By HELEN DONNELLY
New York State voters approved a constitutional amendment Tuesday that will allow the state to have up to seven more casinos.
The amendment, which is intended to revitalize the economy and create employment in upstate New York, passed 57 to 43 percent, with a majority of precincts in the state voting on the bill.
Governor Andrew Cuomo (D) lauded the amendment, saying the expansion of casinos will create revenue for the state, open up job opportunities and bring tourists into New York, according to the New York Times.
Tioga Downs, a racetrack less than an hour away from Ithaca, will be applying for a license in the Southern Tier region. According to a Tioga Downs press release, the racetrack also plans to build a 136-room hotel and to expand its gaming floor.
Not all were happy about the amendment. Alderperson Ellen McCollister ’78 (D-3rd Ward) said casinos do not benefit the economy.
“The alleged economic benefits of casino gambling –– job creation and extra tax money for schools –– are not borne out for most communities. Most gamblers are lured in by the slot machines and never venture out to patronize local stores, restaurants and hotels,” McCollister said in an email. “There’s nothing of value created in goods and services. It’s just false promises, a race to the bottom, economically and socially.”
Reneta McCarthy, a senior lecturer at the School of Hotel Administration, cautioned that the proposal might not live up to its promises.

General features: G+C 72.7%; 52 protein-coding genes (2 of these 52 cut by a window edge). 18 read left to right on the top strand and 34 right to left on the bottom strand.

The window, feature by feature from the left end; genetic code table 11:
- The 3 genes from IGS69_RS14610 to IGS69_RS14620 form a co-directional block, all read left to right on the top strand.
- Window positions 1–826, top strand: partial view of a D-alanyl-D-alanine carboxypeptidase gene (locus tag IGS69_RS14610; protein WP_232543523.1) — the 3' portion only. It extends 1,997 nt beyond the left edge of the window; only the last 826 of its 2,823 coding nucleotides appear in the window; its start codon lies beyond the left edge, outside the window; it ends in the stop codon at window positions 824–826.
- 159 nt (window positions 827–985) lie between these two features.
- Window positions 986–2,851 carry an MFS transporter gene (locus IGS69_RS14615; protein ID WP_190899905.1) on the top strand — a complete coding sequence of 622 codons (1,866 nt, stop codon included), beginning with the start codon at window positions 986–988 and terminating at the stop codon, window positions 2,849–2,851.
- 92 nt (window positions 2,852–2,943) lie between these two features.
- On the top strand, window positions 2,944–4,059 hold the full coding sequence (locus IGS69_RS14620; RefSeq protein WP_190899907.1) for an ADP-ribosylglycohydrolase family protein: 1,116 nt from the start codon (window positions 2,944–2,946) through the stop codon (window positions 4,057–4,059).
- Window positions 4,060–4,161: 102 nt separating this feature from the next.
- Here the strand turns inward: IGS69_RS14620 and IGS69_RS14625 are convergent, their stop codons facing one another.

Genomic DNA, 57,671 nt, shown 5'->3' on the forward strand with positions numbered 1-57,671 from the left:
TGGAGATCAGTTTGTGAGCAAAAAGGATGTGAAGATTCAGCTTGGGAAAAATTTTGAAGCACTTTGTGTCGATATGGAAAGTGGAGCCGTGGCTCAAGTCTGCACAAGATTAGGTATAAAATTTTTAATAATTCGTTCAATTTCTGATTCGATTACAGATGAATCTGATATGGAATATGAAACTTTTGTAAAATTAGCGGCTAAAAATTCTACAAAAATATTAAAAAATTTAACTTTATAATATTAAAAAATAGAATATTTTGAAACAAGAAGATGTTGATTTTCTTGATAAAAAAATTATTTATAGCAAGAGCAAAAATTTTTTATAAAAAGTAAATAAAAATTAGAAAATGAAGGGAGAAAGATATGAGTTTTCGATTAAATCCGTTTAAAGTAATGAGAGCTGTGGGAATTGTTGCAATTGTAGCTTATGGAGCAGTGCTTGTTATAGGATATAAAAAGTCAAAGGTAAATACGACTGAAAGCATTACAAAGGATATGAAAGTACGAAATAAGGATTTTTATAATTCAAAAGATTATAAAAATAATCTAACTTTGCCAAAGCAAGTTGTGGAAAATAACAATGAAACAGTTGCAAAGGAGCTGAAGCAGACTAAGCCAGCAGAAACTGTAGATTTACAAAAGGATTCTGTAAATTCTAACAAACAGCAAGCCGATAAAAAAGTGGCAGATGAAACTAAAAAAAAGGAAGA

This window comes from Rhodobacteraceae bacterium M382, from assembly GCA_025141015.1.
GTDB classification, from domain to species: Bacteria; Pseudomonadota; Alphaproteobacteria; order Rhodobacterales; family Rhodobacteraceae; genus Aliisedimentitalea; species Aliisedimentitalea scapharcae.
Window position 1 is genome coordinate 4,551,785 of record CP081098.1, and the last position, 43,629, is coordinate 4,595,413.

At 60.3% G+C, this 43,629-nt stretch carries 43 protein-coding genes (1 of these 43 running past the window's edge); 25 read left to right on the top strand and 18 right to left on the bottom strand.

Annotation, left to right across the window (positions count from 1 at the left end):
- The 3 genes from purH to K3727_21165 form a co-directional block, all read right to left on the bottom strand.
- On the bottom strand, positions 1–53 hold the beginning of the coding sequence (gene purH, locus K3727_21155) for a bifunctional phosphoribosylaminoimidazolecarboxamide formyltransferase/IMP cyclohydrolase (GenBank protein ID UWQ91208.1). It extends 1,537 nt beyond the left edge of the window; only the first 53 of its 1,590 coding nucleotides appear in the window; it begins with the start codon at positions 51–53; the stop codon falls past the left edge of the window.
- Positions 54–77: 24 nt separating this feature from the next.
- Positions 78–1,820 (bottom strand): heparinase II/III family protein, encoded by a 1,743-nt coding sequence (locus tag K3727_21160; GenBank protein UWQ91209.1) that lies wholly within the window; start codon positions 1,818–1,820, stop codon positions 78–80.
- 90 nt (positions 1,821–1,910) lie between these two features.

“While I am no expert, I am pretty sure that we will not see the type of economic boost and revitalization of the areas that have been promised,” McCarthy said in an email. “I do think that what we have witnessed is how well-financed interests and lobbyist can push a state to embrace an industry that promises tax relief, jobs and campaign contributions.”
In an editorial for The New York Times, Prof. Robert Frank, economics, also voiced concern about the casino amendment, but for different reasons than McCarthy — Frank pointed to the social costs of casinos, which he said outweigh their economic benefits.
“Casinos and gambling can lead to severe gambling addiction, and this causes destruction for these people and their families,” Frank said. “The results are ultimately ugly, and this is costly for society.”
Prof. Steven Carvell, associate dean for academic affairs for the hotel school, said that those costs should not prevent people from being able to gamble at casinos.
“The majority of people will not have a problem with gambling,” Carvell said. Gambling and gaming should be seen as a form of entertainment, Carvell said.
“Spending $200 at the casino should not be seen as any different than spending hundreds of dollars to see The Lion King on Broadway,” he said.